Captain Henry Marx of Stamford, CT is the recipient of the Storm Trysail Club’s 2018 Owen C. Torrey Memorial Trophy. The presentation was made at the club’s Long Island Sound Station Holiday Party in Larchmont, NY. The trophy is awarded annually to the person who, in the opinion of the Flag Officers and Board of Governors, has rendered “Outstanding Service” to the Storm Trysail Club.
Leggie Torrey, Storm Trysail Club Commodore Lenny Sitar, and Captain Henry Marx with the 2018 Owen C. Torrey Memorial Trophy © Howard McMichaelRead more
Landfall in Stamford, CT provides a full range of safety equipment, and the Landfall Marine Training Center offers a wide variety of educational courses for sailors and powerboaters alike.
The crew of Connell Cannon’s Alden 63 Verissimo (pictured at the start of the 2016 Newport Bermuda Race) has completed several courses at the Landfall Marine Training Center. © Allen Clark/PhotoBoat.com
“Our educational effort focuses on making everyone’s time on the water enjoyable and safer,” said Captain Henry Marx, President of Landfall. “With the 51st edition of the Newport Bermuda Race coming up, we reached out to a good friend and Landfall customer, Connell Cannon of Jamestown, RI to get his thoughts on preparing for this year’s race. Connell has raced his Alden 63 Verissimo in several Newport Bermuda Races and the Marblehead to Halifax Race. In 2016, Verissimo won line honors in the Cruiser division and second in class in the Newport Bermuda Race.”Read more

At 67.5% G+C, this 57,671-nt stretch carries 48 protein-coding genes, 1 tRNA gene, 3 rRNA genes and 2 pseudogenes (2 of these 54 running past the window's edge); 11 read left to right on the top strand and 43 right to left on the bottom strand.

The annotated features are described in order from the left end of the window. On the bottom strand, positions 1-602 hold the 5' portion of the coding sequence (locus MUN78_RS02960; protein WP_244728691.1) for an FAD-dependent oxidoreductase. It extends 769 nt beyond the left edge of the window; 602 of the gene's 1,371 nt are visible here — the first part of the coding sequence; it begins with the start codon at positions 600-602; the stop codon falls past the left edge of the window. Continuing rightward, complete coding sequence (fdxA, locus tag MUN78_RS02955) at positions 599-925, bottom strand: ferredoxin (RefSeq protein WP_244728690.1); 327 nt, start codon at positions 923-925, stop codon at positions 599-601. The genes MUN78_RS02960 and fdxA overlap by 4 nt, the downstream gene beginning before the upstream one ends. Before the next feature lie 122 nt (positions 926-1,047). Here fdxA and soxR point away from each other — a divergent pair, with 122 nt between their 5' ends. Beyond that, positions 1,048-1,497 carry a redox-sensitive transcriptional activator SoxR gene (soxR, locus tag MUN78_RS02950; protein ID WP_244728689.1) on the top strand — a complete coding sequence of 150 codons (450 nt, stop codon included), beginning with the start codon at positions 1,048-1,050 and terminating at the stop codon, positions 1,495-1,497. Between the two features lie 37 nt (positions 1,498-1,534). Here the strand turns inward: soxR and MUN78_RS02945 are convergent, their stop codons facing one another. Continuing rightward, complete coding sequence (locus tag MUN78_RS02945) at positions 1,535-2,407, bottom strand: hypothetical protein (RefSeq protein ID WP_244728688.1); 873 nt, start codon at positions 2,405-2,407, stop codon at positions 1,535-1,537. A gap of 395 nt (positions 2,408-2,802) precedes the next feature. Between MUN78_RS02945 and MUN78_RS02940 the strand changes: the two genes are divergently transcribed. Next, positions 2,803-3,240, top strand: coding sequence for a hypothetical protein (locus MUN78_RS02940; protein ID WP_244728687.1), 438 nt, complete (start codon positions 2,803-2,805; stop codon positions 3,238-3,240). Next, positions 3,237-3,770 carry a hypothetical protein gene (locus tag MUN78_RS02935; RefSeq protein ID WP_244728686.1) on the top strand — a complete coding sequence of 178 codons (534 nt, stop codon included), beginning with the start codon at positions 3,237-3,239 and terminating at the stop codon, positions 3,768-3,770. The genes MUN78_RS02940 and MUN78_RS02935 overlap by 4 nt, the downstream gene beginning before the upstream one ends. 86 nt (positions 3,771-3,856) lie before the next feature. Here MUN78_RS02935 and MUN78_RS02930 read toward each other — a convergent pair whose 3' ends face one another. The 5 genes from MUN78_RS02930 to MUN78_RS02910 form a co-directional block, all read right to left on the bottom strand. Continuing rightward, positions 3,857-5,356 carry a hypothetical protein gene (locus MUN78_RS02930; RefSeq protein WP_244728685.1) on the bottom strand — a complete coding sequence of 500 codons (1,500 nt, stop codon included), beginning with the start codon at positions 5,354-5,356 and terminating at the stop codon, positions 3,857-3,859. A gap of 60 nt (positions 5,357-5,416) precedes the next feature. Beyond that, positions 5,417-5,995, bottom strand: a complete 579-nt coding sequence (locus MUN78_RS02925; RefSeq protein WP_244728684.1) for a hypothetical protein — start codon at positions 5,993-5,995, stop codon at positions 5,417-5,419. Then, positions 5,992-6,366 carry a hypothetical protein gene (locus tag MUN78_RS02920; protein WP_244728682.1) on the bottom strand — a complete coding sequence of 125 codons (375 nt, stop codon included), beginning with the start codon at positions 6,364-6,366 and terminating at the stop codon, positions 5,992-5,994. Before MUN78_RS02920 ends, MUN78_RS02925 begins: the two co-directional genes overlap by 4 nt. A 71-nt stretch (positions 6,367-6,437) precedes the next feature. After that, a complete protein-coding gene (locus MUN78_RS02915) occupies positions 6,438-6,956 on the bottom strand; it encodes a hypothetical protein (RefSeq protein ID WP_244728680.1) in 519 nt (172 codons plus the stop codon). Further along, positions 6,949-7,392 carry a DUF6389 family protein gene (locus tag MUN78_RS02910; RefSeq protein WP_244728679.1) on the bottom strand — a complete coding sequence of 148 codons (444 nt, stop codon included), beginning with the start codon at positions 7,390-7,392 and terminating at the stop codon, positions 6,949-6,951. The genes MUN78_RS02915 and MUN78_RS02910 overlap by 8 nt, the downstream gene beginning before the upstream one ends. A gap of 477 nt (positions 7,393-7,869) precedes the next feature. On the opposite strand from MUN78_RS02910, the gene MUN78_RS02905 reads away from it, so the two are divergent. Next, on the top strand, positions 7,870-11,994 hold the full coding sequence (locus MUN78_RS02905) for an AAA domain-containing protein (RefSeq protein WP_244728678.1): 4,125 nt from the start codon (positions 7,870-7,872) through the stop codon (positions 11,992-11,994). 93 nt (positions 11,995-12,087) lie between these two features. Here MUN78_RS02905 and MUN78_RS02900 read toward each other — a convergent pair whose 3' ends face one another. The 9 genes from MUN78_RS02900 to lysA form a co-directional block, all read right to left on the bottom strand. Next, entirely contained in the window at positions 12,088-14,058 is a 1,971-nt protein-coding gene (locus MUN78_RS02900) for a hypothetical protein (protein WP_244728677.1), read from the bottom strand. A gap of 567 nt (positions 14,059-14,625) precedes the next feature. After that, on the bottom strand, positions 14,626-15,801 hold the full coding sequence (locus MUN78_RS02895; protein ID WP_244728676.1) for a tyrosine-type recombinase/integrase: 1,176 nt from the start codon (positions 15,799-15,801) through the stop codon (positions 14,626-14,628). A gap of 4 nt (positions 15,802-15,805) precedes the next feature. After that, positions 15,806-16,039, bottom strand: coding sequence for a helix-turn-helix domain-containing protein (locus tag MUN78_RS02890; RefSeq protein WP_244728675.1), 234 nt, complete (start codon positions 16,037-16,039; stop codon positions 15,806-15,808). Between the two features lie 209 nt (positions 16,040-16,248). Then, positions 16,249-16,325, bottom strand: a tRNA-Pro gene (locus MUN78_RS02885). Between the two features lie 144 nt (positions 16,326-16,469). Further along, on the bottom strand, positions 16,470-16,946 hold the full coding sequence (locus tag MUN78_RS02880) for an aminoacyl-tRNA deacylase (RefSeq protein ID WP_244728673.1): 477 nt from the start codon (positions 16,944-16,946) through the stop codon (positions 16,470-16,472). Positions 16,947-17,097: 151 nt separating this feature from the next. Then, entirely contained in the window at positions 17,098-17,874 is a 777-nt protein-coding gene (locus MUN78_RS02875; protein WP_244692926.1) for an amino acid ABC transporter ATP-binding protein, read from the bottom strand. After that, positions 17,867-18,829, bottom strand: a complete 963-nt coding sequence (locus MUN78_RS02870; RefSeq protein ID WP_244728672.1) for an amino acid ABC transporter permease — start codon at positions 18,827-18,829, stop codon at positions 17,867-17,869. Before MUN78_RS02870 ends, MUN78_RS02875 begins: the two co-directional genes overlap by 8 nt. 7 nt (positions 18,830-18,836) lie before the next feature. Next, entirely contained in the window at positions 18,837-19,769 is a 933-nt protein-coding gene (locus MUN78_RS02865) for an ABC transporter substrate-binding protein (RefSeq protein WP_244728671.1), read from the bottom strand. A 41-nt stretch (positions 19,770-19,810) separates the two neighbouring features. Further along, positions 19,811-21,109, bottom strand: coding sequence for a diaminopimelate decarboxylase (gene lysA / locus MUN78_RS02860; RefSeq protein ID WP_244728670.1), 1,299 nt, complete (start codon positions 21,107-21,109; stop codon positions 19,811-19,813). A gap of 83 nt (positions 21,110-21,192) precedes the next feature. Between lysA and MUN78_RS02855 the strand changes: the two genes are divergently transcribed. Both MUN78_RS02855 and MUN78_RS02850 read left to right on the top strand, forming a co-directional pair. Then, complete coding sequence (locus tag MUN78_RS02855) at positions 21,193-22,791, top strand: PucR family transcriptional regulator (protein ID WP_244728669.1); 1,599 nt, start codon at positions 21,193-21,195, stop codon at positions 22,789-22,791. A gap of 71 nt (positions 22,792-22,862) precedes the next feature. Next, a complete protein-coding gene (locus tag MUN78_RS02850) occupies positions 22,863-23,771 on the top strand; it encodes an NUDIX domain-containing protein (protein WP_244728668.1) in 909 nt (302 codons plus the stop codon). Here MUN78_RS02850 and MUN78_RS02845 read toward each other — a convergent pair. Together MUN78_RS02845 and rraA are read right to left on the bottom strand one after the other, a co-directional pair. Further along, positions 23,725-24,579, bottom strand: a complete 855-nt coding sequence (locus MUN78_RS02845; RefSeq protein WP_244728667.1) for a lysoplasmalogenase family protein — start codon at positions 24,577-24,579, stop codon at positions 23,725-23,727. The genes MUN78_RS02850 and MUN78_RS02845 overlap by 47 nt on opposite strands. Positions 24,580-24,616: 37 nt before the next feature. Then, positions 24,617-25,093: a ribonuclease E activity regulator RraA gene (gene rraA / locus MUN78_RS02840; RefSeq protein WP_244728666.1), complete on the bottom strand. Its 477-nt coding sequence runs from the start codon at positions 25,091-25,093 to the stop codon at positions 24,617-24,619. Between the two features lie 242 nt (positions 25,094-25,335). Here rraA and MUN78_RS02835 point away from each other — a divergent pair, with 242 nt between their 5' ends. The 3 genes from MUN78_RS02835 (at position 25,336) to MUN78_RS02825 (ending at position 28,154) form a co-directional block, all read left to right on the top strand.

I dislike the use of the term ‘Bucket List’ to order those events or experiences we wish to do before it’s ‘too late.’ We all have things we’d love to see and accomplish, and regardless, everything we do is on our so-called bucket list because, well, you ain’t gonna summit Everest after you’ve kicked it unless someone carries you up there in a tin can. I have my, call it, ‘to-do list’ and Everest is nowhere on it. But there is some adventure and challenge, most of which involves sailing in some form or fashion. Go figure.
On the cover: James “T” Thieler’s DN iceboat at the completion of a high speed spinout during the 2016 DN North American Championships. © John StantonRead more
By John K. Fulweiler
When you read this, the holiday wrapping and New Year’s happenings will be lost in a frothy wake of tinsel and eggnog. Memories of your overstuffed cousin and cloying father-in-law (“Call me ‘Pop’”) are harder to shake. Sometimes, you get marked up most by things you have to tolerate with a grin and a nod, which observation brings me neatly around the windward mark and headed downwind. Staggering upright, let me list the annoyances flooding past my legs during last year and, yeah, you legal wonks, I worked a few maritime legal bytes into the mix, so go grab a can of bulkhead remover and relax.Read more
The Blue Water Sailing Club is hosting three off-water seminars designed to enhance the enjoyment and safety of cruisers and offshore sailors. The first is DIY Solar Panel and Refrigeration: Planning and Installation. BWSC member Bernie Coyne will discuss his recent project of adding solar panels and new refrigeration to his J/46 Mystic Rose. The seminar is January 13 from 9:15am - 12pm at the Jubilee Yacht Club in Beverly, MA. Coyne will be joined by BWSC member Steve Lee, who will discuss a simpler, out-of-the-box approach to solar. The cost is $10 per person. Participants are required to register by January 10 at bluewatersc.org.Read more